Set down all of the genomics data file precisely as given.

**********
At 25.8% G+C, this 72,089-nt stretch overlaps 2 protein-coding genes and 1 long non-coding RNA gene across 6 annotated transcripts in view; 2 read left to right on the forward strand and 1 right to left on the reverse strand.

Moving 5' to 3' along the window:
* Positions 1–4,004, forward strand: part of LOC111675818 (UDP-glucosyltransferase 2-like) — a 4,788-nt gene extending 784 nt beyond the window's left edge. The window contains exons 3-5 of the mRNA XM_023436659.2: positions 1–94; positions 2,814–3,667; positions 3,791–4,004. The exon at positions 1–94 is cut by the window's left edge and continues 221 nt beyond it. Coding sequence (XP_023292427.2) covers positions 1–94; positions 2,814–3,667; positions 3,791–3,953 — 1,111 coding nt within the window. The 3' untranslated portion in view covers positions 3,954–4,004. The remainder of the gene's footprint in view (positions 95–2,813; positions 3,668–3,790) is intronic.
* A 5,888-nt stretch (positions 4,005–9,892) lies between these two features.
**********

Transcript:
At 25.8% G+C, this 72,089-nt stretch overlaps 2 protein-coding genes and 1 long non-coding RNA gene across 6 annotated transcripts in view; 2 read left to right on the forward strand and 1 right to left on the reverse strand.

Moving 5' to 3' along the window:
* Positions 1–4,004, forward strand: part of LOC111675818 (UDP-glucosyltransferase 2-like) — a 4,788-nt gene extending 784 nt beyond the window's left edge. The window contains exons 3-5 of the mRNA XM_023436659.2: positions 1–94; positions 2,814–3,667; positions 3,791–4,004. The exon at positions 1–94 is cut by the window's left edge and continues 221 nt beyond it. Coding sequence (XP_023292427.2) covers positions 1–94; positions 2,814–3,667; positions 3,791–3,953 — 1,111 coding nt within the window. The 3' untranslated portion in view covers positions 3,954–4,004. The remainder of the gene's footprint in view (positions 95–2,813; positions 3,668–3,790) is intronic.
* A 5,888-nt stretch (positions 4,005–9,892) lies between these two features.